Throughout this course, students will:
- Think critically and carefully about claims made about morality, meaning, and purpose outside a religious context;
- Understand foundational principles of Ignatian spiritual practices and reflect upon their applicability outside a religious context;
- Appreciate the value of ongoing commitment to personal growth as fundamental to a Jesuit education in the humanist tradition.
Georgetown’s Core Curriculum asks all students to wrestle with important existential questions: How did we come into being? Do our lives have purpose? What happens to us when we die? How do we create an ethical framework for decision-making? How do we create a life imbued with meaning and purpose?
Through critical reading of both ancient and contemporary texts, we’ll explore some ways in which others have attempted to address these existential questions from outside a religious framework. From there, we’ll turn to Ignatian spiritual practices– the examination of consciousness, discernment, reflective and imaginative exercises – and reflect on ways in which these practices may or may not apply to non-theist students.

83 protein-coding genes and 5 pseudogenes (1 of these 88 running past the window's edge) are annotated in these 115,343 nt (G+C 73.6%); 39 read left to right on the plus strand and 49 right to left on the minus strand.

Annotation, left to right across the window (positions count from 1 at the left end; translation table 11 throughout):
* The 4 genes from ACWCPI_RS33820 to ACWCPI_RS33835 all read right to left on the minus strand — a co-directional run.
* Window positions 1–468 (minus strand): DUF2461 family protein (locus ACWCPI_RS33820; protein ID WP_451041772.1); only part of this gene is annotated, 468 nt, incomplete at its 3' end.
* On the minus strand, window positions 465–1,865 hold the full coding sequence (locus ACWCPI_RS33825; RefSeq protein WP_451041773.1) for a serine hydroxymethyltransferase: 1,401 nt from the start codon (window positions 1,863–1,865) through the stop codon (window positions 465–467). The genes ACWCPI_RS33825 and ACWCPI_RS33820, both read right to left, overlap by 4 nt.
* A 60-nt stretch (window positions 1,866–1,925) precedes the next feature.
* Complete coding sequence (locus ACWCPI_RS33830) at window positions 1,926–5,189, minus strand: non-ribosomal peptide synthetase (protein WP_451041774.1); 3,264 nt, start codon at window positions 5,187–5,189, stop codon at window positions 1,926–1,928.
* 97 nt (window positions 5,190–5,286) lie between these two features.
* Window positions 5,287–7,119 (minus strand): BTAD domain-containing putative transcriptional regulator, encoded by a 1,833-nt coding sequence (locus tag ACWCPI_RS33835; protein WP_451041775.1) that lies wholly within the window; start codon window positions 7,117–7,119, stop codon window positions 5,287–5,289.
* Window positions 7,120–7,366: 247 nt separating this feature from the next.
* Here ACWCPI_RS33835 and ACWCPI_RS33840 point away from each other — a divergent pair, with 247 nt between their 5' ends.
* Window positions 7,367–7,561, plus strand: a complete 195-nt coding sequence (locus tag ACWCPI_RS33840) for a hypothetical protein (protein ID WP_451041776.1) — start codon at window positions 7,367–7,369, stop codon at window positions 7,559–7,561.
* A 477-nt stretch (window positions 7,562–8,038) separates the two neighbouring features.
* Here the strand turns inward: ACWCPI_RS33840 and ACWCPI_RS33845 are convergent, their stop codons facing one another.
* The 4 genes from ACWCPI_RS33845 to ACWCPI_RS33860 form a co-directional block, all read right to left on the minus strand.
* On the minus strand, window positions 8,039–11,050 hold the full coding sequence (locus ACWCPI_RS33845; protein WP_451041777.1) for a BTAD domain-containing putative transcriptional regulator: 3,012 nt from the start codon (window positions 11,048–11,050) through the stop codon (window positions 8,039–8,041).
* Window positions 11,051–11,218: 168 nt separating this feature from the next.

Finally, we’ll look ahead and think about how we can create meaning, purpose and community in our lives, regardless of whether we identify with any specific religious tradition. How can students who doubt or reject a religious tradition benefit from a Jesuit education? How might Jesuit practices apply outside of Georgetown? How can non-theist and theist students better engage in meaningful dialog with one another? And how do we create lives with meaning and purpose, regardless of our religious beliefs?
Students of all faiths (and no faith) are invited to participate in this conversation about whether it’s possible to create a good life without believing in an afterlife.
Associate Dean in the School of Foreign Service, First Year and Internal Transfer Student Advisor and Curricular Dean for CULP and IHIS majors
Anthony Pirrotti began his career at Georgetown as a graduate student in the Graduate School of Arts and Sciences. Since then, he has worked at both Georgetown Law Center and Georgetown’s McDonough School of Business. His research interests include Christian-Jewish relations in early modern Europe, the history of the Reformation, and early modern English drama. He is the First Year and External Transfer Student Advisor and Curricular Dean for CULP and IHIS majors.